Hayes spent two seasons in Bologna before making it back to the United States, counting NBRPA President & Chairman of the Board Bob Elliott and NBRPA Board Member and Treasurer Marvin Roberts as his teammates in Italy. Once back stateside, Hayes had additional NBA training camp opportunities with Portland and Chicago, but his pro career didn’t really take off until he went to the CBA and won a league championship in 1981 as a member of the Anchorage Northern Knights.

Playing in Alaska for a championship team that included fellow NBA players Brad Davis and Tony Fuller led to a basketball breakthrough for Hayes during his second season in Anchorage, the 1981-82 season. San Antonio called upon the 26-year old big man first, and he played with the Spurs on two short-term contracts. Though Hayes headed back to the CBA after his stint with the Spurs, Jack McCloskey, general manager the Detroit Pistons, followed with a phone call to Anchorage asking the Idaho native to take his talents to Motown for the remainder of the season.

“It was strange, because players usually are told by their CBA coach when an NBA team wants to pick them up,” Hayes said. “But I got a phone call directly from Jack McCloskey after a game in Anchorage and left immediately. I flew into Seattle, spent the night there, then went on to Indiana and headed straight to the arena for a game against the Pacers. I played about 20 minutes that night.”

Hayes finished that season in Detroit and went on to have a five-year NBA career. Hayes’ NBA path also included stints with Cleveland, Seattle, another season in the CBA with Tampa Bay where he won the league MVP and got called up to finish the season with Philadelphia, followed by a season with the Utah Jazz .

After playing with the Jazz, alongside fellow NBRPA Board member Thurl Bailey, Hayes wasn’t quite ready to hang up his sneakers and went to Paris to play in France. Coming back to the states, he then pursued a coaching career in the CBA. He was an assistant coach in Cedar Rapids, Iowa, then a head coach in Rockford, Ill., followed by a position as General Manager/Head Coach for Tri-Cities, Wash.

Eventually – after spending the better part of two decades in professional basketball – Hayes stepped away from the game and took a job in the Idaho State athletic department in 1994 as the Director of Athletic Development and Executive Director of the Bengal Foundation.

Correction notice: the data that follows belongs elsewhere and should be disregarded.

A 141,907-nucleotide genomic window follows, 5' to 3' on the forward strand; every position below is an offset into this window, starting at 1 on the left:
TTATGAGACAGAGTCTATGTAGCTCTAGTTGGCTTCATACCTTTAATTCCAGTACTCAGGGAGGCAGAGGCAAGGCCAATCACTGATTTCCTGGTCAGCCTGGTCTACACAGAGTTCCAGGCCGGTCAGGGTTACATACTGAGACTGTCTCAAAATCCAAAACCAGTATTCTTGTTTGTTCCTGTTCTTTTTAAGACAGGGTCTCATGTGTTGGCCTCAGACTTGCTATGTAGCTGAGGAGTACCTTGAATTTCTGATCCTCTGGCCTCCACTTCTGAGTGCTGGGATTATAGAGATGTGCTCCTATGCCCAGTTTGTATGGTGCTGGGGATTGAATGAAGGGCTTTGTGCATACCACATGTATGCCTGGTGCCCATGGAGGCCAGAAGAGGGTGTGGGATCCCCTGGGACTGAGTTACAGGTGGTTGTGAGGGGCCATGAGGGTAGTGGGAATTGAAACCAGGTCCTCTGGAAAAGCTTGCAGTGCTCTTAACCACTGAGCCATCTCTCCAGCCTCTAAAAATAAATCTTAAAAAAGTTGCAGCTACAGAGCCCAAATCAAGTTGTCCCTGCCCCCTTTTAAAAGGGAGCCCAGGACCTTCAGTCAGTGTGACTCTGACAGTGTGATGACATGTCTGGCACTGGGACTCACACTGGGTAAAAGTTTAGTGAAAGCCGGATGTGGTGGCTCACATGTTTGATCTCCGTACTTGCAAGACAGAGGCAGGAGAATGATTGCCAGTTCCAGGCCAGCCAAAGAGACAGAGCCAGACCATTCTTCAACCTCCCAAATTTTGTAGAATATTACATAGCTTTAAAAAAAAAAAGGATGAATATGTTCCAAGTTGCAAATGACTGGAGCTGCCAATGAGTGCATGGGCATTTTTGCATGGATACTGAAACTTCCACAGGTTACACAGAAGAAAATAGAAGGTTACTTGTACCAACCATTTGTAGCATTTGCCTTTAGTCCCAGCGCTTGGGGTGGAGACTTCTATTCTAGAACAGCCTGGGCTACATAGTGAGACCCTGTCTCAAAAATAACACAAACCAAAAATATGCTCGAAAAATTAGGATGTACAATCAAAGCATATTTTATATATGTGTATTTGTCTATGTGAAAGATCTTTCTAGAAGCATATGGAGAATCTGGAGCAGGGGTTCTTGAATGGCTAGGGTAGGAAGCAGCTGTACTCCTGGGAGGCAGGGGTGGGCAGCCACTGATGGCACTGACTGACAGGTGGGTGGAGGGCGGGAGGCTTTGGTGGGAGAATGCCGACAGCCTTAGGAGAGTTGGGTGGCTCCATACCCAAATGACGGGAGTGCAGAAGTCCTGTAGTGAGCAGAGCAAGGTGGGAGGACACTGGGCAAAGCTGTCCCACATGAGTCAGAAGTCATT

“I had very fond memories of my time at Idaho State and enjoyed coming back,” Hayes said. “I worked with boosters and businesses raising money for the Athletic Department and was involved in marketing and advertising. A lot of boosters and business owners in town remembered me, so I kind of got to relive my celebrity days on campus.”

While at Idaho State, he was also asked to be interim coach of the women’s basketball team when their coach developed heart problems just prior to the start of the season. Hayes originally intended to parlay the Idaho State job into an Athletic Director’s job, but he was evolving into a businessman. His personal growth in business started while cobbling together an ownership group for the CBA’s Tri-City Chinook and blossomed while interacting with civic leaders in Pocatello. Now fully tapping into his business potential, Hayes took his biggest step away from the game of basketball when he accepted a position with a start-up IT consulting company in Houston.

“Leaving Idaho State was hard, but I was excited for the opportunity,” Hayes said. “I joined them to help manage a major IT project at Conoco and that led to an even better position with Conoco.”

His basketball journey now complete, Hayes works today as a Business Process Management Consultant for ConocoPhillips. He keeps his hand in the game that opened so many doors for him by serving on the NBRPA Board.

“The people I met in basketball at all levels, the camaraderie and friendship … that stays with you,” Hayes said. “By playing in the NBA, you’ve accomplished something that very people get to experience and there is a respect you get from other business professionals for having achieved that. Because of that respect, basketball has opened a lot of doors and created many opportunities for me. Being on the board is a way for me to give back to my fraternity of NBA friends and hopefully, by sharing my experience and talents, I can help benefit the members of our organization.”